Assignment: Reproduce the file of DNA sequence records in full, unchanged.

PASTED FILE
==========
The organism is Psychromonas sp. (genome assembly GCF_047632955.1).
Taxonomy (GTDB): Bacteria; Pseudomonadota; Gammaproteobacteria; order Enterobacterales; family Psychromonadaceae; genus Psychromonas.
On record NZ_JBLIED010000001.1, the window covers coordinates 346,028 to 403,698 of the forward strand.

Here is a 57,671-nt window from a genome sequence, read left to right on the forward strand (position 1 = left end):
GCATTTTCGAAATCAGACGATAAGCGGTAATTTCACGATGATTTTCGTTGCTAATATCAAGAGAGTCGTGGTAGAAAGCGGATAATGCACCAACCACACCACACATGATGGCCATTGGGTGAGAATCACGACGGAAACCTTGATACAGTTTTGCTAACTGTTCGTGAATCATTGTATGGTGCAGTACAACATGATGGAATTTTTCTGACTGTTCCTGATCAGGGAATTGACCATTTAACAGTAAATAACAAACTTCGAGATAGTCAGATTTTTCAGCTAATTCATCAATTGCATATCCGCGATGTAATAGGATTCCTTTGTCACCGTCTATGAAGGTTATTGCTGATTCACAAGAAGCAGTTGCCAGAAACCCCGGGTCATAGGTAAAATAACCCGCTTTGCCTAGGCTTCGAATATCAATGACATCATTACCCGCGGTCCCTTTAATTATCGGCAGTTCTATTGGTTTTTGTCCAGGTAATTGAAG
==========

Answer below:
The organism is Psychromonas sp. (genome assembly GCF_047632955.1).
Taxonomy (GTDB): Bacteria; Pseudomonadota; Gammaproteobacteria; order Enterobacterales; family Psychromonadaceae; genus Psychromonas.
On record NZ_JBLIED010000001.1, the window covers coordinates 346,028 to 403,698 of the forward strand.

Here is a 57,671-nt window from a genome sequence, read left to right on the forward strand (position 1 = left end):
GCATTTTCGAAATCAGACGATAAGCGGTAATTTCACGATGATTTTCGTTGCTAATATCAAGAGAGTCGTGGTAGAAAGCGGATAATGCACCAACCACACCACACATGATGGCCATTGGGTGAGAATCACGACGGAAACCTTGATACAGTTTTGCTAACTGTTCGTGAATCATTGTATGGTGCAGTACAACATGATGGAATTTTTCTGACTGTTCCTGATCAGGGAATTGACCATTTAACAGTAAATAACAAACTTCGAGATAGTCAGATTTTTCAGCTAATTCATCAATTGCATATCCGCGATGTAATAGGATTCCTTTGTCACCGTCTATGAAGGTTATTGCTGATTCACAAGAAGCAGTTGCCAGAAACCCCGGGTCATAGGTAAAATAACCCGCTTTGCCTAGGCTTCGAATATCAATGACATCATTACCCGCGGTCCCTTTAATTATCGGCAGTTCTATTGGTTTTTGTCCAGGTAATTGAAG